Bizarre Complaint Against Google Filed With FTC

October 8, 2010 at 12:07 AM (Uncategorized) (, , )

A former employee of the Federal Trade Commission has filed a complaint with the FTC against Google for allegedly engaging in deceptive trade practices. In his complaint [PDF], Chris Soghoian states that Google’s search engine deliberately passes along HTTP referer headers to third-party website administrators, despite having the technical ability not to do so and in violation of Google’s privacy policy.

[Note: The correct spelling is “referer” not “referrer.” The word is a technical term and has always been spelled that way.]

He suggests that the FTC should, among other things, order Google to stop passing referer headers to third parties and require them to have a third party verify their privacy safeguards once a year for the next 20 years.

This is, without a doubt, one of the most bizarre privacy complaints I’ve ever seen.

Let’s get one thing straight right off the bat: Google does not pass referer header information to websites. The web browser, not any individual website, passes along the referer information and the user can control that if they really wish to do so. So that makes the complaint technically incorrect. This one simple fact blows his argument about Google violating their privacy policy straight out the window.

Google could, if they wanted, create hyperlinks in such a way as to prevent browsers from passing along that information. The fact that they don’t do that is not a conspiracy to deceive the public. They’re not doing anything different than literally every other website that has ever existed.

Do you know what websites do with referer information? I’ve run several websites since 2001, so I can answer that. We look at what websites and what internet searches people are using to find our sites and then try to make sure you’ll like what you find when you get there. If a bunch of people find my sites by searching for a certain subject, I’ll try to make sure there’s plenty of information on that subject to be had. Having that referer information available makes the World Wide Web better for the people who use it and it does that without being intrusive or obnoxious.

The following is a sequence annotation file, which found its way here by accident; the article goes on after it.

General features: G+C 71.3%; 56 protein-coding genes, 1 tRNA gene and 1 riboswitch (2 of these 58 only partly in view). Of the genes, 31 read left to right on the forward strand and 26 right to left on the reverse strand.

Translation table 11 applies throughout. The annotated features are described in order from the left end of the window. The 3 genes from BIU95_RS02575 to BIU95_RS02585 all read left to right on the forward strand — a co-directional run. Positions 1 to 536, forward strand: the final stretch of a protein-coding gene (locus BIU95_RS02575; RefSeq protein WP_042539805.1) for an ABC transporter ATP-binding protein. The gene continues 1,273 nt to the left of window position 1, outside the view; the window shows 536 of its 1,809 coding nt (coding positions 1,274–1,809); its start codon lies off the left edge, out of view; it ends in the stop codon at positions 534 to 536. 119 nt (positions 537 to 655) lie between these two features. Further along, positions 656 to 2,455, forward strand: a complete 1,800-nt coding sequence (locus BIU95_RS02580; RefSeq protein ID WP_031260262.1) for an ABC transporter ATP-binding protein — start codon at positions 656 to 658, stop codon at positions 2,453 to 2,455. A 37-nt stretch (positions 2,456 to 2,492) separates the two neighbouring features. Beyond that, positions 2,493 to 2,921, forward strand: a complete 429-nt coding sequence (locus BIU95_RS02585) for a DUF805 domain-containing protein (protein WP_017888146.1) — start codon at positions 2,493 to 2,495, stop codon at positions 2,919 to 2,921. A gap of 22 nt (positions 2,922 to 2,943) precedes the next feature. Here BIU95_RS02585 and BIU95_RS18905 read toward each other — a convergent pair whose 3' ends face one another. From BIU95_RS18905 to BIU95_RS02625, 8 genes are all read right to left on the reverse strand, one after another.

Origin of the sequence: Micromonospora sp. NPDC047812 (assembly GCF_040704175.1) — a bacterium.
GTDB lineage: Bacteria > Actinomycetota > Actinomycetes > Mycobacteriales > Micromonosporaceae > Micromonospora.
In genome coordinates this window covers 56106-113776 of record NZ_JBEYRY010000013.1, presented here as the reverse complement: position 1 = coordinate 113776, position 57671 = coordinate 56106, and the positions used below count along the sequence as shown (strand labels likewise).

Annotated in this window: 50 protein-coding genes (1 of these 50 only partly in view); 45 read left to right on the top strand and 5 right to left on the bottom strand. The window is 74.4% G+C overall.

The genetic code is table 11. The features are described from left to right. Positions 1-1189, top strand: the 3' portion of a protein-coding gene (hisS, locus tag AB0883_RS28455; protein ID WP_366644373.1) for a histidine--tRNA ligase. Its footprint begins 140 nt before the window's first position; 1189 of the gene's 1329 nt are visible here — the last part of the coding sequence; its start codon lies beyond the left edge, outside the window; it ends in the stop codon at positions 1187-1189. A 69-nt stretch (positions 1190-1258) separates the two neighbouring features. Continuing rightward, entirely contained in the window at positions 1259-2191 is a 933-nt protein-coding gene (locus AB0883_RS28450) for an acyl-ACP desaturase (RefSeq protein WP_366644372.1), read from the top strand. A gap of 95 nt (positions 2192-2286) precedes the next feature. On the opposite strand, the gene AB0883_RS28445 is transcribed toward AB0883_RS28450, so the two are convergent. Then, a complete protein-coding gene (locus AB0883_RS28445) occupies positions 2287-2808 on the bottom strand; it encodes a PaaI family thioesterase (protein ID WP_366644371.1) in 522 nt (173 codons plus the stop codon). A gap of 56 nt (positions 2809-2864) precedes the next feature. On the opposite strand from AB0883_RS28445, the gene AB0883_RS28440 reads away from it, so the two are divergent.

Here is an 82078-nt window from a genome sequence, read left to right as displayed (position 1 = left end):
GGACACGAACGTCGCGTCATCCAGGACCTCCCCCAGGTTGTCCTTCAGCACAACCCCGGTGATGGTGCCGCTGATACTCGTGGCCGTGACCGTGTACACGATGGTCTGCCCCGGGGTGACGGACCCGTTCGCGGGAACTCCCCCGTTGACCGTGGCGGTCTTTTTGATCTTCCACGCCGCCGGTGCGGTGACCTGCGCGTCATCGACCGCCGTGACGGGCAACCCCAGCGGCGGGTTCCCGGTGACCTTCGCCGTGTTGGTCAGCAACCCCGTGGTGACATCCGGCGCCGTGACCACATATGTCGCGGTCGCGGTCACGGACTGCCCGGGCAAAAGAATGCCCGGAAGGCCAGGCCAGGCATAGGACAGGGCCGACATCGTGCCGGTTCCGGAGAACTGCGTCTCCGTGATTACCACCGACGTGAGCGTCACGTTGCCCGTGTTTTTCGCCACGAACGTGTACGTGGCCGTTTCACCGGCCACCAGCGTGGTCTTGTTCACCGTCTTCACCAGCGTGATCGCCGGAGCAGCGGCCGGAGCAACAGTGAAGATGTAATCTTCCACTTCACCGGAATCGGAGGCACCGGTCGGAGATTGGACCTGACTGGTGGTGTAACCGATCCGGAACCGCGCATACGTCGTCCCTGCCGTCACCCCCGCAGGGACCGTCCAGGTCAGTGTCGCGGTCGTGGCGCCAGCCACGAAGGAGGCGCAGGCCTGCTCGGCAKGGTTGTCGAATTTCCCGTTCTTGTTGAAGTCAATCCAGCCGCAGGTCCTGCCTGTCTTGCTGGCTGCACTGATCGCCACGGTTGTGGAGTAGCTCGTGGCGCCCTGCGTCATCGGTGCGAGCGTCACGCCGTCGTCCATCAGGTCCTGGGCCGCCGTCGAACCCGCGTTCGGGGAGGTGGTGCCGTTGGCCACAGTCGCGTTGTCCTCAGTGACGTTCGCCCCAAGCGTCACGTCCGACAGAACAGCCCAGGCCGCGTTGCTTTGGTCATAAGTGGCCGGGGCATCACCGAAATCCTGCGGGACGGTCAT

This complaint is ridiculous. We have real privacy problems in the US. We have a government that is constantly trying to do an end run around the Constitution in the name of The War On Drugs and The War On Terror. We have companies like Facebook who want to pocket more advertising money so badly that they keep trying to force several hundred million users to abandon all sense of privacy. We have advertising companies who are so Hell-bent on spying on people that they misuse Flash to recreate tracking cookies after they’ve been deleted by the user.

We have real privacy problems here and the browser referer field isn’t one of them. It’s hard enough trying to convince people to take privacy problems seriously without this kind of nonsense. People who don’t follow privacy issues very closely see something petty like this and it leads them to think that everyone who complains that their privacy is being invaded is just paranoid and delusional.

If you want to stop the browser from sending referer information, that is simple enough. There are add-ons for both Chrome and Firefox that let you control the referer. With Opera, you can just tap the F12 button and a settings menu pops up. There are a number of programs to control the referer for Internet Explorer but I haven’t used that browser in several years, so I really wouldn’t know what to recommend.

Be aware that blocking referer information can cause problems. Some banking websites use referer information for security reasons (which is pretty stupid to be perfectly honest but they do it anyway). Some websites use the referer to block unwanted robots or prevent images and downloads from being hijacked by other websites. These sites might see your browser as a threat and block it.

If you don’t want to go through all that but do want to use Google without it sending the search information to other websites, use their encrypted search. Web browsers are designed not to send referer information from an encrypted connection.

(h/t Stephen Kline)


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